As I was walking up the stairs in my home the other day, I heard an unfamiliar creak. I stopped short for just a second, thinking the step had a loose nail in it. I continued up the stairs and heard it again. Wait a minute! That was not a nail pop, that was my ankle! What gives? It was actually creaking with each step I took up the stairs! How could this be? I am the model of perfect health. Even at age 46 (okay…I turn 47 on 9/11, but age is just a number, right? Look at my 105-year-old grandma!), I have rarely have any physical complaints. Maybe I just need to grease up this ankle joint. That should do it! Works for doors and hinges, right?
I did a bit of research on the web and found some information about how we can protect our joints. If I want to be running half-marathons in thirty years, I need to take this information to heart.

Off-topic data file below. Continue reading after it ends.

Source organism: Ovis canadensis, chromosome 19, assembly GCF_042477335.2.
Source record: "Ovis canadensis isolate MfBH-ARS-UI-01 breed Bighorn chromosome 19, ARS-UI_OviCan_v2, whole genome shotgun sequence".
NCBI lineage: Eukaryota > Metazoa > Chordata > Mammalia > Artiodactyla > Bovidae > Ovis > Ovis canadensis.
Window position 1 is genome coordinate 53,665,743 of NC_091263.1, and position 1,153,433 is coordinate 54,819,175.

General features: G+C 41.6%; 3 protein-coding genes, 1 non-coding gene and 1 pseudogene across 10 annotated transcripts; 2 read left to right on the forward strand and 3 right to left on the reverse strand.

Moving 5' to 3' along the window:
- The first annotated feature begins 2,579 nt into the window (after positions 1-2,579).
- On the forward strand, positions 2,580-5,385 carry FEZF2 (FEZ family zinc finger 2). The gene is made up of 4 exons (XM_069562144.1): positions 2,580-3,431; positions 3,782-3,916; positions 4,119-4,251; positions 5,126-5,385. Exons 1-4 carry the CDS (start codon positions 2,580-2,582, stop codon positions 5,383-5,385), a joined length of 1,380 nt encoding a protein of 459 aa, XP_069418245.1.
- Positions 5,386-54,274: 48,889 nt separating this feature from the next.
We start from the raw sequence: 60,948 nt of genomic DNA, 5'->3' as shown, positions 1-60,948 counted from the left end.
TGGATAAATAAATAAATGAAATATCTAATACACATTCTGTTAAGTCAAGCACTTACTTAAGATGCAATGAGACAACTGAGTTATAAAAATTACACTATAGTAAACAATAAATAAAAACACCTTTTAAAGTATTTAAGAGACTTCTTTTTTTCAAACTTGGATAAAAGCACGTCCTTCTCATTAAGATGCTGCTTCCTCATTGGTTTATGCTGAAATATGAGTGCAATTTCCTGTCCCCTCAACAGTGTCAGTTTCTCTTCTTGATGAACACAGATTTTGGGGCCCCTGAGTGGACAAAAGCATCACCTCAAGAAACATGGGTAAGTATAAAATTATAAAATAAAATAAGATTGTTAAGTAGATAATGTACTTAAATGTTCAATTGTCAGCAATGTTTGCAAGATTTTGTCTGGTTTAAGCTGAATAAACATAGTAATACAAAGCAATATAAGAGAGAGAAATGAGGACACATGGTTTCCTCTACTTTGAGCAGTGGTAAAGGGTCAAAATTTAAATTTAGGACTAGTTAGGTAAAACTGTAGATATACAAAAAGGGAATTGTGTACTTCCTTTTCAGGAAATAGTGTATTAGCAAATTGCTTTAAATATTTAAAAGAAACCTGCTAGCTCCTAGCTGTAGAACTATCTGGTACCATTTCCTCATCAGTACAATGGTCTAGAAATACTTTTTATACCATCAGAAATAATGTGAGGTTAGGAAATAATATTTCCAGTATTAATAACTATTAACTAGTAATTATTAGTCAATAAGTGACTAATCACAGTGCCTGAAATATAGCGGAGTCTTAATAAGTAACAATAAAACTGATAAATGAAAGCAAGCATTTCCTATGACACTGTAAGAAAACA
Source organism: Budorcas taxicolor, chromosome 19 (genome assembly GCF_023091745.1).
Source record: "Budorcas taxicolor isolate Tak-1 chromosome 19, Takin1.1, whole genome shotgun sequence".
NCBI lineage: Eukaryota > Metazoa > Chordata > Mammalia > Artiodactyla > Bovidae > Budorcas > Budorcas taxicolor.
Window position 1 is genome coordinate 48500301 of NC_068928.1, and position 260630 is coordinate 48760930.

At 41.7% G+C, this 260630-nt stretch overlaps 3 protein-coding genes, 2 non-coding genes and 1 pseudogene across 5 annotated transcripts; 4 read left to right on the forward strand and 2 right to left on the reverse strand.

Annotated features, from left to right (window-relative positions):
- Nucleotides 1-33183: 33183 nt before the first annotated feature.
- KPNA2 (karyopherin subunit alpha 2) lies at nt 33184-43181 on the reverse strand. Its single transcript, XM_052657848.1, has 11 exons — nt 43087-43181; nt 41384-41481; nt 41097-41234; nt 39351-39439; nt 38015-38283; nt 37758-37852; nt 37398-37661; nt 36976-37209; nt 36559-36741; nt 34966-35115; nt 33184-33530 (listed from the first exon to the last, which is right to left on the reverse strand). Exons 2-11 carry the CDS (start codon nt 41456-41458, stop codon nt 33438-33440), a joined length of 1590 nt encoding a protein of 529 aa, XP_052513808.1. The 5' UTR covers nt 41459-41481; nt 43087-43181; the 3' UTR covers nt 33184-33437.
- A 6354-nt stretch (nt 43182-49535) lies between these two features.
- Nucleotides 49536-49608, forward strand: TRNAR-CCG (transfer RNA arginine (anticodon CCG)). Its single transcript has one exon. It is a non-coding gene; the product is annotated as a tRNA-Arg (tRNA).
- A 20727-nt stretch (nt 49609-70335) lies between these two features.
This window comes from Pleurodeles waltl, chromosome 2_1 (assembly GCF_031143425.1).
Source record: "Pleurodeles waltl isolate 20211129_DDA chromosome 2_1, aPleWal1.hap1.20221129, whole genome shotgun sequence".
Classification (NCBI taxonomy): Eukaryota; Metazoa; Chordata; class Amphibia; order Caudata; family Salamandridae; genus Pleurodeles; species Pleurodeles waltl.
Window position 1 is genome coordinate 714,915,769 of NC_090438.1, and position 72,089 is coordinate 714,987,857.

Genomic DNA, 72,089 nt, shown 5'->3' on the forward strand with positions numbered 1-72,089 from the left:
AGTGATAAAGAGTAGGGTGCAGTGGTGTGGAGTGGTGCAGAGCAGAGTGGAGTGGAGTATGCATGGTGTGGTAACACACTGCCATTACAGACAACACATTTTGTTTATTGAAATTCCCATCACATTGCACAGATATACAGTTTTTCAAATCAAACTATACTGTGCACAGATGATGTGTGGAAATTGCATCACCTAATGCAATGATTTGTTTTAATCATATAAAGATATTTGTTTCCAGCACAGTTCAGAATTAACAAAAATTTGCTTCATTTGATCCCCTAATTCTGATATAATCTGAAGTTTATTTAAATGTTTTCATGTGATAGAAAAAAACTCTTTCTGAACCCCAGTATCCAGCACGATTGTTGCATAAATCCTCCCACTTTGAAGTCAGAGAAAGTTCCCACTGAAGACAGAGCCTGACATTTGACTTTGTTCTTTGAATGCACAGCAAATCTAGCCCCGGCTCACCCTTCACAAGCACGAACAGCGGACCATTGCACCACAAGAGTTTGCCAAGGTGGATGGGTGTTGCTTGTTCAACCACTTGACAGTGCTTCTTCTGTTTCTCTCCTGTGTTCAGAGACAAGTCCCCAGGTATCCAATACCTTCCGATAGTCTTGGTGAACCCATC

Here are the top ten ways you can protect your joints--what are you looking at me for? Mine are fine--nothing a bit of grease or rubbing compound won’t help. Also, I was delighted to discover that problems with our joints – namely osteoarthritis – are no longer considered a consequence of age, as there are several potential contributing factors to joint problems, with age just being one of the factors. Maybe those dozens of miles I run each week are the problem.
1) Maintain your ideal body weight. If you are carrying around too much extra weight, you burden your joints with more stress, most particularly the knees, hips, back and feet. (Notice there is no mention of ankles here. Check!)
2) Move your body. This does not mean walking from the couch to the fridge. You have to get up, get out, and get going. Exercise protects the joints by strengthening the muscles around them. Strong muscles keep the joints from rubbing against each other and wearing down the cartilage.
3) Stand up straight! I cannot tell you how many times my grandmother has told me this one. I think I still have the dent in my back from where she rammed her finger into it to remind me. Good posture protects your joints in the hips, back, knees, and neck. Remember this when toiling away on the computer for hours, too.